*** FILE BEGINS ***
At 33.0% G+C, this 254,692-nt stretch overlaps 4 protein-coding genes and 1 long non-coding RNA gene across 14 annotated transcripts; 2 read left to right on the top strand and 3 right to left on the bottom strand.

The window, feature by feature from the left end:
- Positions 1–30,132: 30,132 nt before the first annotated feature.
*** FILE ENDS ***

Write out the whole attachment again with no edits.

At 33.0% G+C, this 254,692-nt stretch overlaps 4 protein-coding genes and 1 long non-coding RNA gene across 14 annotated transcripts; 2 read left to right on the top strand and 3 right to left on the bottom strand.

The window, feature by feature from the left end:
- Positions 1–30,132: 30,132 nt before the first annotated feature.